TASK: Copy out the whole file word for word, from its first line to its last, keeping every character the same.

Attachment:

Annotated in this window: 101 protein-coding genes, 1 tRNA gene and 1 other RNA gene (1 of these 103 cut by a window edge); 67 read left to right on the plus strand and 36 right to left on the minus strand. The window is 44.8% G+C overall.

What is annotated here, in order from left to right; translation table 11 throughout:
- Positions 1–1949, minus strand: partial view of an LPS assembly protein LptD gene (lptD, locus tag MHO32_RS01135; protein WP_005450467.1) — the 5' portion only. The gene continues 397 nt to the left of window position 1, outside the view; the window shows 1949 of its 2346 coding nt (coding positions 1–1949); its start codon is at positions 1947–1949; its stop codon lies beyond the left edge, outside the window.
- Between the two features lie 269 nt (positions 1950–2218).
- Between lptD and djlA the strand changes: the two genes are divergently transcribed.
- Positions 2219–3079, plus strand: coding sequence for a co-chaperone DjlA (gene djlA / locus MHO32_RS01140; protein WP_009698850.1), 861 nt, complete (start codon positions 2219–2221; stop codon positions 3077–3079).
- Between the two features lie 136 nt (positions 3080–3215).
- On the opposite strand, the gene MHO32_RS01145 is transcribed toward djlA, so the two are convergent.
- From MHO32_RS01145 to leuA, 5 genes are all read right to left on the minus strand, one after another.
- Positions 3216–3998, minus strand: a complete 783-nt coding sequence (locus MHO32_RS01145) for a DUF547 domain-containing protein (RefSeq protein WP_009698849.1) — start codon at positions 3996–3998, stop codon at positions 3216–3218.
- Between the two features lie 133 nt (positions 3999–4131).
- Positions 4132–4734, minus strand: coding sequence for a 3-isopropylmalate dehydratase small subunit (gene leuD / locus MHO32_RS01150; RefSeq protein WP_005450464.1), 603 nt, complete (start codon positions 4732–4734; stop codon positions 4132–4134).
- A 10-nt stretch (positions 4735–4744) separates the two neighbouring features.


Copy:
Annotated in this window: 101 protein-coding genes, 1 tRNA gene and 1 other RNA gene (1 of these 103 cut by a window edge); 67 read left to right on the plus strand and 36 right to left on the minus strand. The window is 44.8% G+C overall.

What is annotated here, in order from left to right; translation table 11 throughout:
- Positions 1–1949, minus strand: partial view of an LPS assembly protein LptD gene (lptD, locus tag MHO32_RS01135; protein WP_005450467.1) — the 5' portion only. The gene continues 397 nt to the left of window position 1, outside the view; the window shows 1949 of its 2346 coding nt (coding positions 1–1949); its start codon is at positions 1947–1949; its stop codon lies beyond the left edge, outside the window.
- Between the two features lie 269 nt (positions 1950–2218).
- Between lptD and djlA the strand changes: the two genes are divergently transcribed.
- Positions 2219–3079, plus strand: coding sequence for a co-chaperone DjlA (gene djlA / locus MHO32_RS01140; protein WP_009698850.1), 861 nt, complete (start codon positions 2219–2221; stop codon positions 3077–3079).
- Between the two features lie 136 nt (positions 3080–3215).
- On the opposite strand, the gene MHO32_RS01145 is transcribed toward djlA, so the two are convergent.
- From MHO32_RS01145 to leuA, 5 genes are all read right to left on the minus strand, one after another.
- Positions 3216–3998, minus strand: a complete 783-nt coding sequence (locus MHO32_RS01145) for a DUF547 domain-containing protein (RefSeq protein WP_009698849.1) — start codon at positions 3996–3998, stop codon at positions 3216–3218.
- Between the two features lie 133 nt (positions 3999–4131).
- Positions 4132–4734, minus strand: coding sequence for a 3-isopropylmalate dehydratase small subunit (gene leuD / locus MHO32_RS01150; RefSeq protein WP_005450464.1), 603 nt, complete (start codon positions 4732–4734; stop codon positions 4132–4134).
- A 10-nt stretch (positions 4735–4744) separates the two neighbouring features.